Skip to main content
Rural Health Information Hub

Implementation Considerations for Tribal Telehealth Programs

Many telehealth programs have focused on improving access to care for rural tribal communities, which can face persistent barriers to care related to geographic isolation and health workforce shortages. Lack of infrastructure to support telecommunications, such as lack of high-speed broadband internet service, remains a core challenge to delivering telehealth on rural tribal lands.

One systematic review of telehealth programs serving tribal populations found that acceptance of telehealth technologies was also a key barrier to program success. To address this challenge, rural telehealth programs should consider involving tribal leaders and patients during initial program development to ensure that the telehealth program will be accepted by and useful to participants. For example, this review describes how one telehealth program serving rural American Indian veterans with post-traumatic stress disorder adapted their program to feature family involvement in order to increase the acceptability of the program. Family members attended telehealth appointments with patients to offer support.

Another study of the diffusion of telehealth in VA-sponsored telehealth clinics for rural American Indians emphasized the importance of hiring staff who were aware of the cultural needs of the community. Rural communities seeking to serve tribes through telehealth programs should consider the importance of training and hiring clinical staff who are from the local community. In addition to clinical staff, rural communities could consider engaging community health workers to help patients address other needs outside of the healthcare setting.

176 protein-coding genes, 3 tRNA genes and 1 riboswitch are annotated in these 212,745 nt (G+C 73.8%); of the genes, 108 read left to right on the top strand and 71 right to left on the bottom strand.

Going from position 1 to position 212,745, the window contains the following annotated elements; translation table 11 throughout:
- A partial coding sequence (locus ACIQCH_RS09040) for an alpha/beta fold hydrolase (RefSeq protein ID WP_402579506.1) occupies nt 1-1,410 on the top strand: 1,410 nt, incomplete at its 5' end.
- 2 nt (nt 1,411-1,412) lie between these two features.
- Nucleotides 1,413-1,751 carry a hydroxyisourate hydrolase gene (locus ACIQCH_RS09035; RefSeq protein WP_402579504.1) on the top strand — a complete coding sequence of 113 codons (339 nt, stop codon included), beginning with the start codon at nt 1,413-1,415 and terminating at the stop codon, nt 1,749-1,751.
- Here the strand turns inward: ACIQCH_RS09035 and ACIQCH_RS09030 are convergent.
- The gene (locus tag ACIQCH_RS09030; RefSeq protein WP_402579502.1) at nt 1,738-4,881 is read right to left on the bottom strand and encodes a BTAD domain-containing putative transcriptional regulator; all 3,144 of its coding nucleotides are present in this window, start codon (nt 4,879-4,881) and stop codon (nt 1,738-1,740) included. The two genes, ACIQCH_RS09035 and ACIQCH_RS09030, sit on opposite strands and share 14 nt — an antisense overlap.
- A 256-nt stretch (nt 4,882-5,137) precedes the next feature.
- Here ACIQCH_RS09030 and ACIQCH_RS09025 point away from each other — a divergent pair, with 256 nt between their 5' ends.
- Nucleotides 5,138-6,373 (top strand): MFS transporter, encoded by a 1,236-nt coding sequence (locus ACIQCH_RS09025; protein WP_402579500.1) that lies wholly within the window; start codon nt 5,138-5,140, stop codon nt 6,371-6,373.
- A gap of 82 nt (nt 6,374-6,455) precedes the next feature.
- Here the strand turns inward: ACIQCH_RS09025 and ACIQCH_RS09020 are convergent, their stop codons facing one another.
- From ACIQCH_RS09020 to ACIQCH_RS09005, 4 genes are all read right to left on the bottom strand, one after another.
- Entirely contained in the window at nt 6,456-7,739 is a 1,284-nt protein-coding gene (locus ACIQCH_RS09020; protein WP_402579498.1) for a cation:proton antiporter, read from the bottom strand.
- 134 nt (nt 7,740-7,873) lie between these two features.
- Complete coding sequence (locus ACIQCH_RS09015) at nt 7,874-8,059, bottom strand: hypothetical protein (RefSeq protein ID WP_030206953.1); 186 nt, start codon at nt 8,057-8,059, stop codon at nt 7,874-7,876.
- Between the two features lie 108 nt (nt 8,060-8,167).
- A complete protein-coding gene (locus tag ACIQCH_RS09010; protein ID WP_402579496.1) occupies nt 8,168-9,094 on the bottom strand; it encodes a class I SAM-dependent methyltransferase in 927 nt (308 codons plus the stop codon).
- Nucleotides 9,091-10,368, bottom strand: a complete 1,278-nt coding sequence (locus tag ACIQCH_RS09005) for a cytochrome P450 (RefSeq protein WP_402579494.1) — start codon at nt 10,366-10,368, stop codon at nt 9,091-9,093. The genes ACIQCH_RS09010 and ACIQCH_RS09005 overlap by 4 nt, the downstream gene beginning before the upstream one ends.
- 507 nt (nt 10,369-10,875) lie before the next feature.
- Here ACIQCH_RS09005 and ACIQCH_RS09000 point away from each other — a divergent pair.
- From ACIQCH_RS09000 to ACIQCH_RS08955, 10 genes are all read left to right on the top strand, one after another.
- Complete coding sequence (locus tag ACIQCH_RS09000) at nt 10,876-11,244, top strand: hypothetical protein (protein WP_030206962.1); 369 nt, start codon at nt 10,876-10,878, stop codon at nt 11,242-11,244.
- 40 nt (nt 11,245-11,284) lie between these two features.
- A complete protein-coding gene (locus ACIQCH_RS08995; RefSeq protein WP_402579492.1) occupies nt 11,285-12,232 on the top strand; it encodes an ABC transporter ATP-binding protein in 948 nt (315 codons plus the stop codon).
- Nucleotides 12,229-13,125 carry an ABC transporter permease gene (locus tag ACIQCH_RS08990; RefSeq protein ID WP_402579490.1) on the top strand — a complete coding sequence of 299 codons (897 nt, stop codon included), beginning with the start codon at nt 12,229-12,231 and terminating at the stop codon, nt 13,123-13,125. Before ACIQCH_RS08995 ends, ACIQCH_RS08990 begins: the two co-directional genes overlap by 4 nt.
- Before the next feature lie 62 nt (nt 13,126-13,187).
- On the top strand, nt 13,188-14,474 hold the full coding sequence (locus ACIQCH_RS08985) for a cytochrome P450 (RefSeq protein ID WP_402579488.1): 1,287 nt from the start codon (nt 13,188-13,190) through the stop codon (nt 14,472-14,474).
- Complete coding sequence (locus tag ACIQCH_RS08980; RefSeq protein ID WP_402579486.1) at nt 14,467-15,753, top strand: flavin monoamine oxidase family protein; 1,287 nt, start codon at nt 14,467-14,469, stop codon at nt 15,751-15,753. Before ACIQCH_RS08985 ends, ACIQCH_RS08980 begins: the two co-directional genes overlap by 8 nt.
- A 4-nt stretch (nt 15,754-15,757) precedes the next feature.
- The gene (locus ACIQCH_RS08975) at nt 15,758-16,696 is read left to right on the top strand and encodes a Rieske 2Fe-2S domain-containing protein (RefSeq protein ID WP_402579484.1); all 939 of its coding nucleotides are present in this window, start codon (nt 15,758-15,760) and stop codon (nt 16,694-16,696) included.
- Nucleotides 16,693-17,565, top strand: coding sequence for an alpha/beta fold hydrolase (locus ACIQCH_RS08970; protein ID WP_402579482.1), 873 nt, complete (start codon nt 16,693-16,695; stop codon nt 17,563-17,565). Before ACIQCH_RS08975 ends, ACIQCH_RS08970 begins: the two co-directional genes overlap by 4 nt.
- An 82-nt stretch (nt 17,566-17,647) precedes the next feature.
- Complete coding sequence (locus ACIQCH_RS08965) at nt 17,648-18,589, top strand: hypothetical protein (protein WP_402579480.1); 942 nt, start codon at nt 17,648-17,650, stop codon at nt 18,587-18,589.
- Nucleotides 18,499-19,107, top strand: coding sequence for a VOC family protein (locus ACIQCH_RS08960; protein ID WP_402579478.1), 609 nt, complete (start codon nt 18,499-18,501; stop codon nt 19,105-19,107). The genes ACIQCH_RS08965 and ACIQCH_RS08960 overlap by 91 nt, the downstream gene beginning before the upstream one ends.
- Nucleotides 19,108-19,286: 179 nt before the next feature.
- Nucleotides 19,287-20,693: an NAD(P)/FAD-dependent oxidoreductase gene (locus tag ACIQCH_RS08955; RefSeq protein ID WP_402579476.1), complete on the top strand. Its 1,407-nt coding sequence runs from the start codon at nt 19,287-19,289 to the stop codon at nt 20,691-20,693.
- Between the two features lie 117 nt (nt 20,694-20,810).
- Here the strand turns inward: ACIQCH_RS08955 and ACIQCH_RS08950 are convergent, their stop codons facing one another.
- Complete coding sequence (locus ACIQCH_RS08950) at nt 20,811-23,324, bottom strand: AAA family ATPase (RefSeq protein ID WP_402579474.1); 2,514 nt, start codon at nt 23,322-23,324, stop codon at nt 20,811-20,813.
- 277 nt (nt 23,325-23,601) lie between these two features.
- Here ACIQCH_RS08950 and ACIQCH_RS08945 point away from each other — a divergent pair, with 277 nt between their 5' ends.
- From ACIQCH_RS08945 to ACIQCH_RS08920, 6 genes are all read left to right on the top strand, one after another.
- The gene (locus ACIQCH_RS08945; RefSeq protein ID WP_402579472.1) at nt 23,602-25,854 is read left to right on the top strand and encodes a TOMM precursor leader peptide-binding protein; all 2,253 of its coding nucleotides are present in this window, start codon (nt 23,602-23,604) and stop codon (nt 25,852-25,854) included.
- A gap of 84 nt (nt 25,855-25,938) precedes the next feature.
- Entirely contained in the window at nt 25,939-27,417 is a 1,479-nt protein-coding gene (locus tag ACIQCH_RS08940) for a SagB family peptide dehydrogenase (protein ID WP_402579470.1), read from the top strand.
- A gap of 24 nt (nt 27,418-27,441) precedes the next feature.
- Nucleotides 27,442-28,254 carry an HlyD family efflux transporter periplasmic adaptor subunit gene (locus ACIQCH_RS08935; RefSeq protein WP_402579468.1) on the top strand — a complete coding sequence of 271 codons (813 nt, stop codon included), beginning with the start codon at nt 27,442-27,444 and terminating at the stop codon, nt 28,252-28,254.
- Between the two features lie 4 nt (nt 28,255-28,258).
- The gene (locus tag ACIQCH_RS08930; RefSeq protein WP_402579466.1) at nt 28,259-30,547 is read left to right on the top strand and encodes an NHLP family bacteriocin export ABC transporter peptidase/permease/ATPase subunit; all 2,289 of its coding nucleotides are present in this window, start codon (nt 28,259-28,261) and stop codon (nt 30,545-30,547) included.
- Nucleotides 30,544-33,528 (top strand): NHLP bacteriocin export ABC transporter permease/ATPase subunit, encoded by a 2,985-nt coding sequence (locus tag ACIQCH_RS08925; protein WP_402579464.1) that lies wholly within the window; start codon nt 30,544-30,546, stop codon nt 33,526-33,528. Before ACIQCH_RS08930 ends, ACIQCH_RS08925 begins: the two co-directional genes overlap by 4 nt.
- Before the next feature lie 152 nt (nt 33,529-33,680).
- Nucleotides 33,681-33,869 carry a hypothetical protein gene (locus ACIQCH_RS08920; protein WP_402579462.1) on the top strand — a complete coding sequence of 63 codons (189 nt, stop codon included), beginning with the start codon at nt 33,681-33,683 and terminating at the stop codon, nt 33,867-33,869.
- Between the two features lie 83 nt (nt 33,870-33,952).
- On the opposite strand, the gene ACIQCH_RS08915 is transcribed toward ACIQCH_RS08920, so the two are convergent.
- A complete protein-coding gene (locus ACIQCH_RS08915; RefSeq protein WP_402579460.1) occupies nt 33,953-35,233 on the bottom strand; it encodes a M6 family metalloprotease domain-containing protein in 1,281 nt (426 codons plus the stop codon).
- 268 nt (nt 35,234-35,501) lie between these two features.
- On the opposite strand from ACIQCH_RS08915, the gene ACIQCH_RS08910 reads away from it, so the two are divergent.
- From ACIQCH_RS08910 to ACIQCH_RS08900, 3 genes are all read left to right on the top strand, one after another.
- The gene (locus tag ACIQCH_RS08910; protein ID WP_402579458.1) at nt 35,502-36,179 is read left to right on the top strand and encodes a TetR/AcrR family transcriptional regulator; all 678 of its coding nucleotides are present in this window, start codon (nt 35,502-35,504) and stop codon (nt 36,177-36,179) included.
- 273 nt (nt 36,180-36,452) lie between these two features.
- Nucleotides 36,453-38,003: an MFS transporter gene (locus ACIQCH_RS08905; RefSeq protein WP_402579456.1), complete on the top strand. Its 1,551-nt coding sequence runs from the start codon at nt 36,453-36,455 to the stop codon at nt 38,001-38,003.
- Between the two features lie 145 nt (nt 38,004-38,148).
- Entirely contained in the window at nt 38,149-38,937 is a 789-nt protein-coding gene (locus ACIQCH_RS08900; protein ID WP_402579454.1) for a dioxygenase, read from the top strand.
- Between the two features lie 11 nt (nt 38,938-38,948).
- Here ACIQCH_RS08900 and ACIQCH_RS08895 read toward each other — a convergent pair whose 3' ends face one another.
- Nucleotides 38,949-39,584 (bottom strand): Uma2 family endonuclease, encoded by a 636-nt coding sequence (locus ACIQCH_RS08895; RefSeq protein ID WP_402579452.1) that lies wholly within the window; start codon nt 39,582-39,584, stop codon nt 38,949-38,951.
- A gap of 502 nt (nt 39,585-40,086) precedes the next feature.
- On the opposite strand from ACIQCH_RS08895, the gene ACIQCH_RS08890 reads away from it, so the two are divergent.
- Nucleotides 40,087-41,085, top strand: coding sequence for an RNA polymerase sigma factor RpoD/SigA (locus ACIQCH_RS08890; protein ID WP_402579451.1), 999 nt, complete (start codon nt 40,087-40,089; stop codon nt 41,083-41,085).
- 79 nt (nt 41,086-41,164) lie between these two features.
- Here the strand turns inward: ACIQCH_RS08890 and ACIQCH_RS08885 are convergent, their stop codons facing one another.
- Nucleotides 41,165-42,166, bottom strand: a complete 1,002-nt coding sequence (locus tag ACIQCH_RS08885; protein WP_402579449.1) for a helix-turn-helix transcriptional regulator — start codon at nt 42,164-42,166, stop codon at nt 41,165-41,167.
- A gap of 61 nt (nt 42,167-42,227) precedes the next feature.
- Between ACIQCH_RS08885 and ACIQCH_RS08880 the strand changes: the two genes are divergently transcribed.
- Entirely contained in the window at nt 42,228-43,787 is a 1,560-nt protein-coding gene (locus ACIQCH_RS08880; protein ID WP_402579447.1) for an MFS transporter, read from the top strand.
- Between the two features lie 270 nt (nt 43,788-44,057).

The Indian Health Service's Telebehavioral Health Center of Excellence offers free continuing medical education credits to providers from rural and remote sites. For example, the on-demand IHS Essential Training on Pain and Addiction course focuses on best practices for safely prescribing opioids and other treatment options for chronic pain.

Resources to Learn More

As Providers Turn to Telehealth During COVID-19, Calls Rise for More Resources in Indian Country
Describes how persistent underfunding of infrastructure on tribal lands is affecting the ability to provide telehealth services to rural AI/AN populations.
Author(s): Barton, A.
Organization(s): Cronkite News Arizona PBS
Date: 8/2020

Step-by-Step Guide for Setting Up Telebehavioral Health Services
A guide for setting up telebehavioral services at an Indian Health Service (IHS) program site. Covers contracting for services, identifying locations needs, setting up a provider, and pharmacy considerations. Highlights the importance of information technology (IT) staff and a telebehavioral health coordinator to the success of a program.
Organization(s): IHS Telebehavioral Health Center of Excellence (TBHCE)
Year: 2018

The Success of Telehealth Care in the Indian Health Service
Describes three telehealth initiatives in Indian Country highlighting their strategies, partners, outcomes, barriers, and future opportunities to better serve American Indian and Alaska Native populations.
Author(s): Hays, H., Carroll, M., Ferguson, S., Fore, C., & Horton, M.
Citation: Virtual Mentor, 16(12), 986-996
Date: 12/2014

Telehealth for American Indian and Alaska Native Communities
Provides considerations for developing telehealth programs serving American Indian and Alaska Native (AI/AN) populations. Includes strategies for setting up a telehealth practice and a telebehavioral program. Covers billing, planning workflow, patient preparation, telebehavioral health, and managing chronic conditions.
Organization(s): Health Resources and Services Administration (HRSA)